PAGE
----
Boston. Over the course of the weekend, BITAHR screened eight films on the human sex
trafficking and provided panel discussions featuring the leading experts on the subject.

Friday night focused on the film, Whistleblower (2011), the true story of UN International
Police Force monitor Kathryn Bolkovac and her discovery of the American force’s
involvement with sex trafficking in post-war Bosnia. Bolkavac herself was present in the
following discussion, which also featured writer Siddarth Kara, filmmaker Kat Rohrer, and
philanthropist Roger-Claude Liwanga.

The films shown on Saturday culminated in a keynote address by Congresswoman
Carolyn B. Maloney (D-N.Y.), co-chair of the Congressional Human Trafficking Caucus and
cosponsor of the “Trafficking Victims Protection Act.” Recounting MA’s recent legislation
penalizing sex traffickers, Maloney praised MA lawmakers and urged audience members to
fight for similar legislation on a national level.

After her address, Very Young Girls (2007), a documentary on domestic sex trafficking was
screened. The film largely focused on several adolescent girls in New York City dropping
in and out of “the life” of the American sex industry. These girls, who were fortunate to
be found alive by the law, were court ordered to visit Girls Educational and Mentoring

Services (GEMS), a nonprofit service organization for sexually exploited and trafficked
women. GEMS founder and director, Rachel Llyod, was in the audience Saturday night and
sat on the discussion panel following the film.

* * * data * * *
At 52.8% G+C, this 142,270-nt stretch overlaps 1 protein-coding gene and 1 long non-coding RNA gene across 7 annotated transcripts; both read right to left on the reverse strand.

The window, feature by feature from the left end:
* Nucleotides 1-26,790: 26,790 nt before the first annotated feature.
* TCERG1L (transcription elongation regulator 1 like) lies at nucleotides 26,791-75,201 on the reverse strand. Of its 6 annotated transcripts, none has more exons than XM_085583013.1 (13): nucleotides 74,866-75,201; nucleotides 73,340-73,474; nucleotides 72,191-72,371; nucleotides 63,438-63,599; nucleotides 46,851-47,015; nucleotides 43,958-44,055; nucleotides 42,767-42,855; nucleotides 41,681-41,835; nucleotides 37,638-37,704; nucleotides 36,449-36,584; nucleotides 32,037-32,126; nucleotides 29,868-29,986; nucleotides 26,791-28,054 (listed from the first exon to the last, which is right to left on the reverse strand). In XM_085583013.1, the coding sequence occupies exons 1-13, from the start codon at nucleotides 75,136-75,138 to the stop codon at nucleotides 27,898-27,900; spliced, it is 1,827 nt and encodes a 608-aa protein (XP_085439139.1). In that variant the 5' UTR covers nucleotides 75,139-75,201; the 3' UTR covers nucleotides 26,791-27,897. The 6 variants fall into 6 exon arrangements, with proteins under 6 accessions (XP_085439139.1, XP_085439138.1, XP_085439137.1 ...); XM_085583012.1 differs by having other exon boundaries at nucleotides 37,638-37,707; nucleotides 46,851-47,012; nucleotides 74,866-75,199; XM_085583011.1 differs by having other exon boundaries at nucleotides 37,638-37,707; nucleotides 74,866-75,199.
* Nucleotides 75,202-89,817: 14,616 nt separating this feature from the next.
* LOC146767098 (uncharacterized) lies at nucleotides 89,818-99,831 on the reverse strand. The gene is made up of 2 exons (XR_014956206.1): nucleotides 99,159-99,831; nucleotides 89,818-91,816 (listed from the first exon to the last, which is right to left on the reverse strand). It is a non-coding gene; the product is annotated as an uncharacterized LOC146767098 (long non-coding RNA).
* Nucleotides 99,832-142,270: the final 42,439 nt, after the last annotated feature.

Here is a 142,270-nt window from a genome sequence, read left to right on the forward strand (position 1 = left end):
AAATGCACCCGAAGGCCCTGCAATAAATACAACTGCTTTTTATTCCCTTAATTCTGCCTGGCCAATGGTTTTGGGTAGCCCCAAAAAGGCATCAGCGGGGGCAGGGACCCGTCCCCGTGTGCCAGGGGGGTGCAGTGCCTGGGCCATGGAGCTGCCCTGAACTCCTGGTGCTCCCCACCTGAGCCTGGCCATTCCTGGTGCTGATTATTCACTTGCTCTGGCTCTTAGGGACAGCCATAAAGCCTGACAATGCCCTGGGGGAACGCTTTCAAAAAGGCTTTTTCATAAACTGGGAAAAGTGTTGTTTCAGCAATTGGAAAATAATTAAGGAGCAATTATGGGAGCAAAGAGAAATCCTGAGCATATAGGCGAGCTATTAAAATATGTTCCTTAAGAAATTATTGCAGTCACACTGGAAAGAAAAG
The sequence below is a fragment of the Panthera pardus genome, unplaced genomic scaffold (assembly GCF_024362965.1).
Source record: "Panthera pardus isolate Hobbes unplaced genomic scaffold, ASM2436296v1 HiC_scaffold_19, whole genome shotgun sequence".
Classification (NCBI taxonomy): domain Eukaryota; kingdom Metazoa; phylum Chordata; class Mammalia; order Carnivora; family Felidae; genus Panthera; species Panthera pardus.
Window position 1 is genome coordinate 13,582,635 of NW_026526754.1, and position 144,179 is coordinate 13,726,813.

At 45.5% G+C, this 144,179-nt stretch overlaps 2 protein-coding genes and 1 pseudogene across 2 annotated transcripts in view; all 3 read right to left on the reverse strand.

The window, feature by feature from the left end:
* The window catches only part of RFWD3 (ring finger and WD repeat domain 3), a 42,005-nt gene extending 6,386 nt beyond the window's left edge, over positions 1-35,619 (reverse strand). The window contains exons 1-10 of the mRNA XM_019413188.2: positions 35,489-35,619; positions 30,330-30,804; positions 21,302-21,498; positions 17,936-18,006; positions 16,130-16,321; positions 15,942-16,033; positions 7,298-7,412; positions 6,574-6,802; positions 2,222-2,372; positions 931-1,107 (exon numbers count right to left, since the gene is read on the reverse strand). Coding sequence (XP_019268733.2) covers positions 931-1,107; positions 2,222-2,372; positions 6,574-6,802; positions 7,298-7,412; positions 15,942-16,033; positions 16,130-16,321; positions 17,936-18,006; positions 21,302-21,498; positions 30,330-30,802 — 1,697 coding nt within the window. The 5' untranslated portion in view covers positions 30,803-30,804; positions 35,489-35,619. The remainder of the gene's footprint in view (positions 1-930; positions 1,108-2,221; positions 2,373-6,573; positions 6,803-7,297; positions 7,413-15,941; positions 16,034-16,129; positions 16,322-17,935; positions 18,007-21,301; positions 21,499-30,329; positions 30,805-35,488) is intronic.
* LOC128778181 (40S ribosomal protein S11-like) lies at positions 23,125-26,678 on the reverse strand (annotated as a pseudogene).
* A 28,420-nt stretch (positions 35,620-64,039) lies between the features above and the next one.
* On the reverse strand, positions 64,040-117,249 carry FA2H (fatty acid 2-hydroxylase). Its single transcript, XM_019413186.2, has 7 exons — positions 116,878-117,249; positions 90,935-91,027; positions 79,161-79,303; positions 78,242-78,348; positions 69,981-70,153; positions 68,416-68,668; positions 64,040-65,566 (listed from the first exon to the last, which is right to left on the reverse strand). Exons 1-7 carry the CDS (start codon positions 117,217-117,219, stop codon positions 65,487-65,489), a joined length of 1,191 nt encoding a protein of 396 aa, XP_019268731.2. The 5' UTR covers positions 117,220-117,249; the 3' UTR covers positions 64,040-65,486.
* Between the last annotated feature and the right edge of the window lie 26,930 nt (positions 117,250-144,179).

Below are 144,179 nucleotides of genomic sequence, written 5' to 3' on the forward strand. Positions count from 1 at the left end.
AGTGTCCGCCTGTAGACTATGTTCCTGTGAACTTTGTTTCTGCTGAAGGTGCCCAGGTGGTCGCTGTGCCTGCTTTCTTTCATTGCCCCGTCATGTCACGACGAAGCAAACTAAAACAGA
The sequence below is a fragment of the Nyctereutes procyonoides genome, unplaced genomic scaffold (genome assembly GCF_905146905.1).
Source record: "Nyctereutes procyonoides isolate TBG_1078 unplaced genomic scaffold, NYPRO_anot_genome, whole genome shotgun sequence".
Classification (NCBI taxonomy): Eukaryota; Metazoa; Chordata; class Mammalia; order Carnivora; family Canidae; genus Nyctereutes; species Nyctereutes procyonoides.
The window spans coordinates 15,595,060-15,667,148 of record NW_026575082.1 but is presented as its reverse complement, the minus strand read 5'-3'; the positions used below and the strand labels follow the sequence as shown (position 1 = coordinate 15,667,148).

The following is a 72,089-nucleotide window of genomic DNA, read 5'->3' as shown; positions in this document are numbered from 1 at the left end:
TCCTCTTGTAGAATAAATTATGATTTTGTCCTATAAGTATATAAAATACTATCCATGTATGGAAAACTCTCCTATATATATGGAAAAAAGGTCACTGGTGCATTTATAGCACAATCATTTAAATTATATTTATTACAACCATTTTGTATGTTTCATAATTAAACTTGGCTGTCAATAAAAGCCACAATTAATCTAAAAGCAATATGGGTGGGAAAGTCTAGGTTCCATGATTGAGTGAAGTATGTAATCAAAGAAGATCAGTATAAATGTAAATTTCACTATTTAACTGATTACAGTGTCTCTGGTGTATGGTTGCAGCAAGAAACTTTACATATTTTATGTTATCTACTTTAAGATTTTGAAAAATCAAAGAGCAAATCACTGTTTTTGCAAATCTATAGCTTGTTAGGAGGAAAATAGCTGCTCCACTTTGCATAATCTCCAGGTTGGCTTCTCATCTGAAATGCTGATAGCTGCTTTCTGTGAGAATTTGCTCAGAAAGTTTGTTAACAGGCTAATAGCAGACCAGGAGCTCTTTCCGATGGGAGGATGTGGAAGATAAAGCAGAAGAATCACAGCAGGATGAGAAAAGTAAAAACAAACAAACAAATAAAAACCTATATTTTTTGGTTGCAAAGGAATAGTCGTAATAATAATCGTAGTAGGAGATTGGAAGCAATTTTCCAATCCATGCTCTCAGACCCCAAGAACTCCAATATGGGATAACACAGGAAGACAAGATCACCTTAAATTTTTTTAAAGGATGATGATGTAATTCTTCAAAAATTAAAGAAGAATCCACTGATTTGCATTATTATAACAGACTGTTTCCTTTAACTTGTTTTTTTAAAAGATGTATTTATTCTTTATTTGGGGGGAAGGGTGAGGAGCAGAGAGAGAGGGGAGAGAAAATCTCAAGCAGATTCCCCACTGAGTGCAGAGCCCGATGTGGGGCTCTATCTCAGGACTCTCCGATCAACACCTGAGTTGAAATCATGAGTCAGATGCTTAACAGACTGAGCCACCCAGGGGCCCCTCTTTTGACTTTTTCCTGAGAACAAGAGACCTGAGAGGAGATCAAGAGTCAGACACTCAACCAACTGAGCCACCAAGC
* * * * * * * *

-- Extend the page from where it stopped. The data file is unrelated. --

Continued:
“People’s perception and culture needs to change,” Lloyd said about her ideal solution to
the problem. In addition, she stressed the need for survivor led and survivor informed
organizations for girls.

Sunday’s screening featured two short films and two documentaries, bringing an end to the
BITAHR’s weekend film forum. At the event’s closing remarks, its coordinators expressed
hope that the sentiment generated over three days would burgeon into action.

For audience member Anisha Reza, 20, the event was the springboard she needed.

“After the films, I struggled to sleep for a few nights,” she said. “It’s going to be a long fight,
but I’m holding onto hope as tightly as I can or else remain paralyzed. Our job is not to
make the public feel worse, but to inform, act, and fight to end this one person at a time.”


Instructions: Please read the following story. After reading the story, rank the 5 characters in the story beginning with the one whom you consider as the “most guilty” and end with the one whom you consider the “least guilty.”